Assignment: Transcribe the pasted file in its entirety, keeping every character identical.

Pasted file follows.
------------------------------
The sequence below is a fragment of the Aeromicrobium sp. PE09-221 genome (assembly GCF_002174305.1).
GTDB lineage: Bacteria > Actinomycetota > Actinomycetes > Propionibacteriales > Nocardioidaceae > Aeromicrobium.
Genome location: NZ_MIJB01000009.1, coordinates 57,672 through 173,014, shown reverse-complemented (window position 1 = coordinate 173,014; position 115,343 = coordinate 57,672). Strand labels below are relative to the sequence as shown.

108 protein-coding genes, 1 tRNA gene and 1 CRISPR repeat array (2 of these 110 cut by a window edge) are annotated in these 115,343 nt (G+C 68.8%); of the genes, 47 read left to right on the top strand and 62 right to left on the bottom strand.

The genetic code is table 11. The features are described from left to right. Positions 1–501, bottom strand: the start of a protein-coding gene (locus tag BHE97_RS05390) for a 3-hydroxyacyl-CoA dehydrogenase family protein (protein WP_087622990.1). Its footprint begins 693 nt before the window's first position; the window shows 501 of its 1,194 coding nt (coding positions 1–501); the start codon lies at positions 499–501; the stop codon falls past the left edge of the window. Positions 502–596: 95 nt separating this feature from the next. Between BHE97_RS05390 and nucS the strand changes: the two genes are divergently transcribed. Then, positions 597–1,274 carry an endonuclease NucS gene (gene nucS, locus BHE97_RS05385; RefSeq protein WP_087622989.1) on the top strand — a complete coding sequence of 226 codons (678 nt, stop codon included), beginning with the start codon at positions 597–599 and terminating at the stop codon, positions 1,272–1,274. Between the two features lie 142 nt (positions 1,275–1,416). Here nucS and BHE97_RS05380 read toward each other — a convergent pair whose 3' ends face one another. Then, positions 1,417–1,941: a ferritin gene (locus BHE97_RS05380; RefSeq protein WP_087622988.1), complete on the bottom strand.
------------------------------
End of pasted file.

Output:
The sequence below is a fragment of the Aeromicrobium sp. PE09-221 genome (assembly GCF_002174305.1).
GTDB lineage: Bacteria > Actinomycetota > Actinomycetes > Propionibacteriales > Nocardioidaceae > Aeromicrobium.
Genome location: NZ_MIJB01000009.1, coordinates 57,672 through 173,014, shown reverse-complemented (window position 1 = coordinate 173,014; position 115,343 = coordinate 57,672). Strand labels below are relative to the sequence as shown.

108 protein-coding genes, 1 tRNA gene and 1 CRISPR repeat array (2 of these 110 cut by a window edge) are annotated in these 115,343 nt (G+C 68.8%); of the genes, 47 read left to right on the top strand and 62 right to left on the bottom strand.

The genetic code is table 11. The features are described from left to right. Positions 1–501, bottom strand: the start of a protein-coding gene (locus tag BHE97_RS05390) for a 3-hydroxyacyl-CoA dehydrogenase family protein (protein WP_087622990.1). Its footprint begins 693 nt before the window's first position; the window shows 501 of its 1,194 coding nt (coding positions 1–501); the start codon lies at positions 499–501; the stop codon falls past the left edge of the window. Positions 502–596: 95 nt separating this feature from the next. Between BHE97_RS05390 and nucS the strand changes: the two genes are divergently transcribed. Then, positions 597–1,274 carry an endonuclease NucS gene (gene nucS, locus BHE97_RS05385; RefSeq protein WP_087622989.1) on the top strand — a complete coding sequence of 226 codons (678 nt, stop codon included), beginning with the start codon at positions 597–599 and terminating at the stop codon, positions 1,272–1,274. Between the two features lie 142 nt (positions 1,275–1,416). Here nucS and BHE97_RS05380 read toward each other — a convergent pair whose 3' ends face one another. Then, positions 1,417–1,941: a ferritin gene (locus BHE97_RS05380; RefSeq protein WP_087622988.1), complete on the bottom strand.